They kind of store the water from the wet season, and they disperse it during the dry season and dry times. They do that for free. These cities have built up around this water supply that's actually been maintained because of this natural balance that exists in the system. But these glaciers will pass through a threshold where they no longer can feed the rivers. That's when you'll start seeing the real impacts on people who live in those areas.

How much of the population downstream derives its water from glacier melt as opposed to other sources, run-off, snow pack, whatever?
I don't think we know those percentages very well in that part of the world. We've got a much better understanding of the importance of snow pack in the Sierra Nevada here in the U.S. than we do in this remote part of the world.

Why is that?
Lack of measurements. Some of these glaciers we go to, you know, we're the first people who’ve been there. We don't have this well-developed history of climate variability in those areas.

What you're saying is we've got this very important third polar ice cap, if you will, 5,000 glaciers, but very few weather stations, very few study centers?
Exactly. You have to question the wisdom of not monitoring those sites better because there are so many people who depend on that water supply and the climate in that region for their existence. With the ice cores, we're trying to look at the annual history going back thousands of years, as it's preserved at the very highest places in the Himalayas.

If you take a big, well-known river like the Ganges, for instance, do we know how much of its water is coming from the glaciers and, therefore, how much of a difference glacier melting will have on the huge population that depends on it?
I don't think we have good numbers on that. There are a lot of things that we need to know about the glaciers that exist there. Number one: How thick are they? I mean, we have data that show the retreat and the fact that the retreat's accelerating, but that's based on the area.

But we know that the Gangotri Glacier, the main glacier that feeds the Ganges, is retreating, I don't know, 75 feet a year?
Yes, that's right. If you look at those numbers, you can see that the rate of retreat is accelerating, and that's the disturbing part about the studies of these low-latitude glaciers. It's not a constant rate – it's accelerating.


What about this idea that glaciers are a vestige of the ice age, that their disappearance is inevitable, global warming or not?
It's for sure that glaciers on this planet have come and gone due to natural variations of climate. But on top of that, we've got the CO2 emissions, the greenhouse gases, the human impact. We also have the impacts of the emissions, everything from sulfate to soot coming from all the industry in the world. We have changes due to deforestation, land-use changes. All those things impact the climate of the earth.

Our best understanding of the last 100 years is that if we didn't have the anthropogenic, the human factors, temperatures would not be going up today.

The greenhouse gases, the human activity, do we know that is linked to the glaciers in the Himalayas melting?
The fact that the glaciers are melting on a global basis links the two. It's the balance of evidence when you look at every place, from the Andes through the Himalayas, to the glaciers in Africa, to those in the Rocky Mountains. They're all giving the same story.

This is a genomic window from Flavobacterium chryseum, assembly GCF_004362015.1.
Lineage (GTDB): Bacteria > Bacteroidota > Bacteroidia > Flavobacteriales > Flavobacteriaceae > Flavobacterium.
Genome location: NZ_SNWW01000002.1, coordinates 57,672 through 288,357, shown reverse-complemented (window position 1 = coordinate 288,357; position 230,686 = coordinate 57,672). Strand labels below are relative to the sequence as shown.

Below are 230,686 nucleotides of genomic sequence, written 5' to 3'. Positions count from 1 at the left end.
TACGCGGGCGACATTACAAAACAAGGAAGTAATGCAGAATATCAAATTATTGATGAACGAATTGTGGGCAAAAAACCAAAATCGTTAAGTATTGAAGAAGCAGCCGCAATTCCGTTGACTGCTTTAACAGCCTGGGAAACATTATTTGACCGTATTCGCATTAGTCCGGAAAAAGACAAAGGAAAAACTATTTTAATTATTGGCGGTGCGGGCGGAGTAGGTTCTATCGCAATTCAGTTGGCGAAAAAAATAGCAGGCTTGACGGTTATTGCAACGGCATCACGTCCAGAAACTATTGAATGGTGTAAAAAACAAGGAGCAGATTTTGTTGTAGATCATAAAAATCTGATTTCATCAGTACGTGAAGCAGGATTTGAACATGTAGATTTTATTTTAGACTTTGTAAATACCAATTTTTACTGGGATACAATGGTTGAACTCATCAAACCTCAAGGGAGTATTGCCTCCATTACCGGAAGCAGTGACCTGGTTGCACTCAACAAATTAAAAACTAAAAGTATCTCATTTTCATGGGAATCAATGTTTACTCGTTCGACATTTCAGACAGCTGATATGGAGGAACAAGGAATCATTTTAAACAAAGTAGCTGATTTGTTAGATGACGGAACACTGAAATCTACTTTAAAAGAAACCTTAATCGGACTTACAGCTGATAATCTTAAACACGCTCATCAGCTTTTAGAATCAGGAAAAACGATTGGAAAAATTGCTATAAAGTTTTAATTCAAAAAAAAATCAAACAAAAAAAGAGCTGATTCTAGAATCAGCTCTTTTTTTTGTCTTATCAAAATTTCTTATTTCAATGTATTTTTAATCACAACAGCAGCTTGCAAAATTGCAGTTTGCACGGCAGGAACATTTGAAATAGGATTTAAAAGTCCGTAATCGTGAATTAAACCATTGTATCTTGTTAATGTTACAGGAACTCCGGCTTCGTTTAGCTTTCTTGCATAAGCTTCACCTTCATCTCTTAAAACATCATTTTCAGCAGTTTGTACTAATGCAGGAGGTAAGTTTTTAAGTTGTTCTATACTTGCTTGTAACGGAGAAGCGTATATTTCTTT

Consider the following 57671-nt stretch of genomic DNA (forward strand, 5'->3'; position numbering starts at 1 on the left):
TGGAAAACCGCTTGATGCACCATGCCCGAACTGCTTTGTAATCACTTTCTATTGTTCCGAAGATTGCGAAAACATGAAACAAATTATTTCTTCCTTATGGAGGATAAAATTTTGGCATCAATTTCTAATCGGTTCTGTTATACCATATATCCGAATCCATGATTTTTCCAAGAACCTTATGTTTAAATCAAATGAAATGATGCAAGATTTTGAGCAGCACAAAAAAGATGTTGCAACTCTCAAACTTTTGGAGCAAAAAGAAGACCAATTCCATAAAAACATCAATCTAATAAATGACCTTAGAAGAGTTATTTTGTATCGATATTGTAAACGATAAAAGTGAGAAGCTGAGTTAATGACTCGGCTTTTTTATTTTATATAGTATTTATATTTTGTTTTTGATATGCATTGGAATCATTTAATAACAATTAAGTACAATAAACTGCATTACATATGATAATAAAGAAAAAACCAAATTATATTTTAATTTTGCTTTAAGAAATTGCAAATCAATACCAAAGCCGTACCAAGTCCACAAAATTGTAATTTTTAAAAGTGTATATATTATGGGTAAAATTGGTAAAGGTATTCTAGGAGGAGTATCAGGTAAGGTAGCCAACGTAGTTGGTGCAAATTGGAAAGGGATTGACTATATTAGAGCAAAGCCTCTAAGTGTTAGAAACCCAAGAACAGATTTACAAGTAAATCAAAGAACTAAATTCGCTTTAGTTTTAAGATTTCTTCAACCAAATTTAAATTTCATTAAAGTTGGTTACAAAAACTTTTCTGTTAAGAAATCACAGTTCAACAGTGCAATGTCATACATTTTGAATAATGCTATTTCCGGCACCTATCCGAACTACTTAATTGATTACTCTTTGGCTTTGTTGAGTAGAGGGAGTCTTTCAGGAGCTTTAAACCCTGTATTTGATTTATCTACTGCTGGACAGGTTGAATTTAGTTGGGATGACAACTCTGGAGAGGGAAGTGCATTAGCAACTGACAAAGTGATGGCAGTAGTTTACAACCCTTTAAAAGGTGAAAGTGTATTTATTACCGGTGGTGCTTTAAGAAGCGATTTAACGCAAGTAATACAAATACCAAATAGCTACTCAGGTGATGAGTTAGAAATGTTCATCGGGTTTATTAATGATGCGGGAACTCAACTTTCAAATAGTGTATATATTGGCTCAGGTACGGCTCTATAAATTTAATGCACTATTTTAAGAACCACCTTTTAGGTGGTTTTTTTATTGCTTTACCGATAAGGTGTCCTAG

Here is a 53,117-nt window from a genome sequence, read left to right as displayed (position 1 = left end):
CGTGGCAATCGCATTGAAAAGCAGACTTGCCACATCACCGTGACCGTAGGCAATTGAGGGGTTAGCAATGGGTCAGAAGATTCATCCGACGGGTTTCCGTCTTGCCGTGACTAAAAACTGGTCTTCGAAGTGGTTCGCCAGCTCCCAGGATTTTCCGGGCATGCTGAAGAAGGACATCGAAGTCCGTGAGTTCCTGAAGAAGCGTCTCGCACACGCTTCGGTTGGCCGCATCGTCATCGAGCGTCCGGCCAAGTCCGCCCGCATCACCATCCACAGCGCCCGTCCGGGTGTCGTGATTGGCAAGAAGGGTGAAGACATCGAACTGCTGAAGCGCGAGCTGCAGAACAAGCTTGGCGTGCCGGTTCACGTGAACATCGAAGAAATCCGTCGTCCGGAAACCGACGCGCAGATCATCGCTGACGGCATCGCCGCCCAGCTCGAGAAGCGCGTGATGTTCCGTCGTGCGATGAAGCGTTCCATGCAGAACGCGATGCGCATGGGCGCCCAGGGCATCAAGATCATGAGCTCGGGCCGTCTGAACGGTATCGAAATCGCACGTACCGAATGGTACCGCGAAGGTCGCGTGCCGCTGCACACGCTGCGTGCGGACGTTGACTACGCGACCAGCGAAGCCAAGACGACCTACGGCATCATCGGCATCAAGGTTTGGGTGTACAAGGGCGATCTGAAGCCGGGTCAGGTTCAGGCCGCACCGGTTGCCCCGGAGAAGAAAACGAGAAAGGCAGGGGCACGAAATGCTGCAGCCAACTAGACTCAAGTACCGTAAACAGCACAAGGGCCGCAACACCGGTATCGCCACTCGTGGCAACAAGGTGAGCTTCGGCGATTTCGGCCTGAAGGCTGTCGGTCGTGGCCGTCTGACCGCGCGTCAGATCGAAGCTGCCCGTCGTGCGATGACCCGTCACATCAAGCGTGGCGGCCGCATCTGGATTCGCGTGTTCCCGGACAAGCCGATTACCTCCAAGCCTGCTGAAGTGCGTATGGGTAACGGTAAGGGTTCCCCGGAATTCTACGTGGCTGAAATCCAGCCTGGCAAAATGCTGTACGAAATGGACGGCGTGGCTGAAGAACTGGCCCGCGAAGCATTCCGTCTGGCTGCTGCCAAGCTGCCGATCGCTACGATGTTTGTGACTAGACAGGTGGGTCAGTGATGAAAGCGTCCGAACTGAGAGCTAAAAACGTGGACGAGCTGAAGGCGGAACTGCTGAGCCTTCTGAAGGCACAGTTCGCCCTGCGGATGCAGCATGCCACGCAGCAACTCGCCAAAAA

But back to the original question. There are those who say that is due to the end of the last ice age. How does one respond to that?
I would say that yes, there has been natural variability in the climate system. One of the reasons we drill ice cores is to understand that natural variability. That's certainly an important factor in the climate history on this planet. But what is really disturbing is that when you look at the temperature rise that has taken place, particularly in the last 20 years, every year we're setting new records.


What has the Chinese response to this been?
The Chinese are very concerned about these changes, in part because of water resources and the fact that so many people live downstream on the Yangtze River. There are so many different ways the Chinese are impacting their environment. You know, deforestation, they have a lot of problems with desertification, more and more dust storms coming out. We even get that dust here in the US and southeast Alaska.

I think they have to be extremely concerned about energy. You know, they would like, as all countries would like, to have economies like the western world. They're working toward having that. But if they had a standard of living like we have by, say, 2030, they would need 99 million barrels of oil a day to support that. The world currently produces 84 million barrels a day, and there's no indication that's going to increase. In fact, there's a lot of discussion about that going down.

So how are you going to provide energy for 1.3 billion people in a world that is running out of fossil fuels? I think they, in many ways, see this investment into alternative energies as maybe the only way forward. There's a real potential in countries like China that they may do a technological leap because they have not yet made all that investment in infrastructure – pipelines and refineries and shipping. They may actually latch onto new technologies much faster than maybe we will [because] we have all of these vested interests in place.